3 reasons why Alonso will run IndyCar full-time
Before I even knew what team he would be driving for, I declared recently that Fernando Alonso will win this year's Indy 500 and therefore complete the so-called Triple Crown. That was before Honda reportedly vetoed the deal he had reached with Michael Andretti's top operation, meaning the former Formula 1 world champion had to resort to Plan B - McLaren's new operation.
Having severed his ambassadorial ties with his former F1 employer, it clearly wasn't really what the Spaniard had in mind. His 2019 attempt with McLaren was so disastrous that he didn't even have a car good enough to qualify, but Zak Brown says he has learned his lesson now.
Indeed, for McLaren's full-on assault for the whole 2020 IndyCar championship, the famous British marque has teamed up with Sam Schmidt. Although confined to a wheelchair after a horror crash ended his own Indy career two decades ago, Schmidt definitely knows what he's doing - even though success in the big team ownership league hasn't come as easily as it did in Indy Lights. Even so, Alonso has a good chance not only of qualifying in May, but of chugging some low-fat milk on the 24th.
On Monday and Tuesday of this week, Alonso released images from his current location - somewhere high up on the snow-capped mountains ... somewhere. One video showed him all rugged up, snow lashing his Spanish complexion in a clear demonstration that for this audacious little racing driver, retirement from Formula 1 definitely doesn't mean retirement from winning.
Sure, he has the 500 to do and he's sniffing around for a Formula 1 race seat for the sport's new era in 2021 - but let me propose another idea. With the Le Mans win in his pocket, and the daring Dakar experiment done and impressively dusted, 38-year-old Fernando Alonso isn't torturing himself with high-altitude jogging with freezing cold snow blasting his face merely to be race-ready for a one-off Indy 500 assault. This guy is so focused on going down in history as the greatest ever racing driver that he might just go all Nigel Mansell and show all those IndyCar regulars who the real boss is.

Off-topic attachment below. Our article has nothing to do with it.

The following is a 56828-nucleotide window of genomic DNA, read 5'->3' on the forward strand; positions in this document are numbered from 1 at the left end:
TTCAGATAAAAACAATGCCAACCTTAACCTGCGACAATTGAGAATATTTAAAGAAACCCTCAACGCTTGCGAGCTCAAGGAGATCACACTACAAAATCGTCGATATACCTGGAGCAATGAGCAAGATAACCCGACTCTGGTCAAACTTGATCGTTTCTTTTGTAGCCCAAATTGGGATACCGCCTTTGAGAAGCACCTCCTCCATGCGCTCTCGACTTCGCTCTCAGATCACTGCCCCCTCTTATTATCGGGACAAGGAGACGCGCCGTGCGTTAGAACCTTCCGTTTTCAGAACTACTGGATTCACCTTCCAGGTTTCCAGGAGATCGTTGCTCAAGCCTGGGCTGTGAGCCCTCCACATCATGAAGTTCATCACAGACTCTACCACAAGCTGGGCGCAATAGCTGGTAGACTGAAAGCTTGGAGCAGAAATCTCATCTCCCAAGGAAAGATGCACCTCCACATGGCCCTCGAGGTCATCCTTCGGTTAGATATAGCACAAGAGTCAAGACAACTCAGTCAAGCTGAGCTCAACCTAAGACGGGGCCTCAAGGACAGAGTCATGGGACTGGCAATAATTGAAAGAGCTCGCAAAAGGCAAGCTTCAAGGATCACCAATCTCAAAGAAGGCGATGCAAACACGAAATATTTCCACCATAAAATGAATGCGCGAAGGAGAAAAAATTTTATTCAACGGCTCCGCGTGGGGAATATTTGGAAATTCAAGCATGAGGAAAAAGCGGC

New prediction: Alonso will not only win the Indy 500. He will also win the full IndyCar championship as soon as 2021.
I know, I know, I know - Alonso seems to be covered in snow rather than getting a last-minute seat fitting for St Pete this weekend. Minor detail. 'Nando said himself that doing more than just the 500 this year is "an open point", but even if the full campaign in 2020 isn't going to happen, a bit of solid preparation this year for a serious assault on the big guns in 2021 sounds like a good idea, doesn't it?
Or does it all sound too far-fetched? Well, may I remind you that Ayrton Senna's flirtations (and actual test) with Penske way back at the end of F1's 1992 season terrified Ron Dennis so much that the McLaren boss ultimately agreed to pay him $1 million per race to keep him in Formula 1 for 1993. Turns out that the Europeans don't really take IndyCar all that seriously - until someone kicks the merits of America's premier open wheeler series right up your you-know-what.
So whether you think I'm having a laugh or not, wouldn't it just be great? But like everything, there are always pros and cons - so let's go over the obvious ones.
1. He might as well
The idea that Alonso is on the verge of retiring is ridiculous, and we all know that Plan A is definitely a Mercedes seat in 2021. But d'ya know what? It ain't gonna happen. Fernando wears a huge Samurai tattoo on his back, and it's quite fitting - because you could easily imagine a true Japanese warrior burning every bridge behind him until he has to find somewhere else to fight.